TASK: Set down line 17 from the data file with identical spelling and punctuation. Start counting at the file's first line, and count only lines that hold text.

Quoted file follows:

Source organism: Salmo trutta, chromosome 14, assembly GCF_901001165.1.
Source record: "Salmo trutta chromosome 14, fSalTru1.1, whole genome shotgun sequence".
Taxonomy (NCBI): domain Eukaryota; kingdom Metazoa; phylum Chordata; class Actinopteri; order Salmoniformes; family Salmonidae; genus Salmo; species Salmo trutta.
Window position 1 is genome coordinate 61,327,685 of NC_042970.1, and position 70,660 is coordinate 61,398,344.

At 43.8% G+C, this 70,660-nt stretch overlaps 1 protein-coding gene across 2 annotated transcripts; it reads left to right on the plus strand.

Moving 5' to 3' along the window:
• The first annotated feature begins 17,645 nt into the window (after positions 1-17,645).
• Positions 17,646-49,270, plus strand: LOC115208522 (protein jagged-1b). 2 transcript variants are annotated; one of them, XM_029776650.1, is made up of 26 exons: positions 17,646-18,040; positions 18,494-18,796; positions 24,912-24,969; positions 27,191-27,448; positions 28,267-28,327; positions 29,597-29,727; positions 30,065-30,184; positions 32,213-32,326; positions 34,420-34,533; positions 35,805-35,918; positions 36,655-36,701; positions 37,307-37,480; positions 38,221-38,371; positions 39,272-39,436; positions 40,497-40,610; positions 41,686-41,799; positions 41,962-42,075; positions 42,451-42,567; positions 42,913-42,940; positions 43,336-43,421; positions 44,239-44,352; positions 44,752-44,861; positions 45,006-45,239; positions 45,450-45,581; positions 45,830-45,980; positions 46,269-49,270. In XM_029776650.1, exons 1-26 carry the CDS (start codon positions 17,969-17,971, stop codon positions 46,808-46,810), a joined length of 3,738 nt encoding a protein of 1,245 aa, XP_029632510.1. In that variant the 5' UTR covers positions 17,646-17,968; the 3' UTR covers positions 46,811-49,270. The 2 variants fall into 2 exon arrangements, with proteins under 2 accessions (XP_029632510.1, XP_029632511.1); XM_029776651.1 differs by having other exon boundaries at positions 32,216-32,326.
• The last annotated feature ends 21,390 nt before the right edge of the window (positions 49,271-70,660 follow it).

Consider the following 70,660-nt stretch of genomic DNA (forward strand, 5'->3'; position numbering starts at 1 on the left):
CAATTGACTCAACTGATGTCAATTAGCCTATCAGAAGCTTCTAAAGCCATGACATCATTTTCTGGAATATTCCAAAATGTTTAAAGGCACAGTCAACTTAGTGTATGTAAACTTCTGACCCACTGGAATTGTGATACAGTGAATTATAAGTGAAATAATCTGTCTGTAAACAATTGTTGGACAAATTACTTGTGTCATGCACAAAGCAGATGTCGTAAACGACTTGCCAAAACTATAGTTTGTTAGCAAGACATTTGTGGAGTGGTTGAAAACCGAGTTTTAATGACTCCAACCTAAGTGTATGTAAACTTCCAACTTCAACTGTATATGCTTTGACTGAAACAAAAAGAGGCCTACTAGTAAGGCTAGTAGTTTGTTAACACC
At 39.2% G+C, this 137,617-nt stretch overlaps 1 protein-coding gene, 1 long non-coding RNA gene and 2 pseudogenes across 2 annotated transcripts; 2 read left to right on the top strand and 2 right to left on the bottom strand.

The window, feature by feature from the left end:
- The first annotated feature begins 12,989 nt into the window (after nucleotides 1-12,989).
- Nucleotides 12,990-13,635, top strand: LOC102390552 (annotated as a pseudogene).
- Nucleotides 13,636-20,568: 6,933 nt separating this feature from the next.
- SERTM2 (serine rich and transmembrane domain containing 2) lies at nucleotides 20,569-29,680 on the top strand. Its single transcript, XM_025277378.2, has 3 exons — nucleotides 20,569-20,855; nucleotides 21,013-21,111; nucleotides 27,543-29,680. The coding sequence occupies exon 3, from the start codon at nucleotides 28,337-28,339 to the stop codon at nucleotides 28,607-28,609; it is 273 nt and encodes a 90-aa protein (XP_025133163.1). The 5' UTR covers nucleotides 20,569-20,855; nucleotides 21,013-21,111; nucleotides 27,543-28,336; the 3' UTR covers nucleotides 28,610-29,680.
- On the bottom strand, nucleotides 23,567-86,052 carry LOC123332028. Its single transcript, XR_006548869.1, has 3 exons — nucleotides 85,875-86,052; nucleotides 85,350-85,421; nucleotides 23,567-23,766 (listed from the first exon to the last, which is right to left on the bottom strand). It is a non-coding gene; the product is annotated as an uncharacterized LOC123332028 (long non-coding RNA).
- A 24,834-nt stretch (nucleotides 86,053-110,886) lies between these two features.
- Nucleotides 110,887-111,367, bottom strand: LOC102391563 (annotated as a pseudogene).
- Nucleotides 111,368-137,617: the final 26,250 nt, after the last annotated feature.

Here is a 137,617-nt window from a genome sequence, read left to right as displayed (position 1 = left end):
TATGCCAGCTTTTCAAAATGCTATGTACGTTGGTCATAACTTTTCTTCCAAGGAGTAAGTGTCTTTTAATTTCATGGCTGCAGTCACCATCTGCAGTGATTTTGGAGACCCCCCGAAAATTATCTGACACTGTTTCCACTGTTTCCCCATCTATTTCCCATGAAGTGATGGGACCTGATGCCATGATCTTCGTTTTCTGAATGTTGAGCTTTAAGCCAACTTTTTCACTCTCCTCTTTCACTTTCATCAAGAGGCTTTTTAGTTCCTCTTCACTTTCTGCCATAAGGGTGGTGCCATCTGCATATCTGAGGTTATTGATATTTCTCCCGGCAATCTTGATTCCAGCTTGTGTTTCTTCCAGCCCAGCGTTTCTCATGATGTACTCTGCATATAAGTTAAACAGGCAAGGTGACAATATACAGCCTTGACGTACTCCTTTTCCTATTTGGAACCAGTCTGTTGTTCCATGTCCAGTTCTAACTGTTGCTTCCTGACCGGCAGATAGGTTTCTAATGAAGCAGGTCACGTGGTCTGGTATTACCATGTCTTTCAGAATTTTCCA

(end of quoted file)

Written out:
- SERTM2 (serine rich and transmembrane domain containing 2) lies at nucleotides 20,569-29,680 on the top strand. Its single transcript, XM_025277378.2, has 3 exons — nucleotides 20,569-20,855; nucleotides 21,013-21,111; nucleotides 27,543-29,680. The coding sequence occupies exon 3, from the start codon at nucleotides 28,337-28,339 to the stop codon at nucleotides 28,607-28,609; it is 273 nt and encodes a 90-aa protein (XP_025133163.1). The 5' UTR covers nucleotides 20,569-20,855; nucleotides 21,013-21,111; nucleotides 27,543-28,336; the 3' UTR covers nucleotides 28,610-29,680.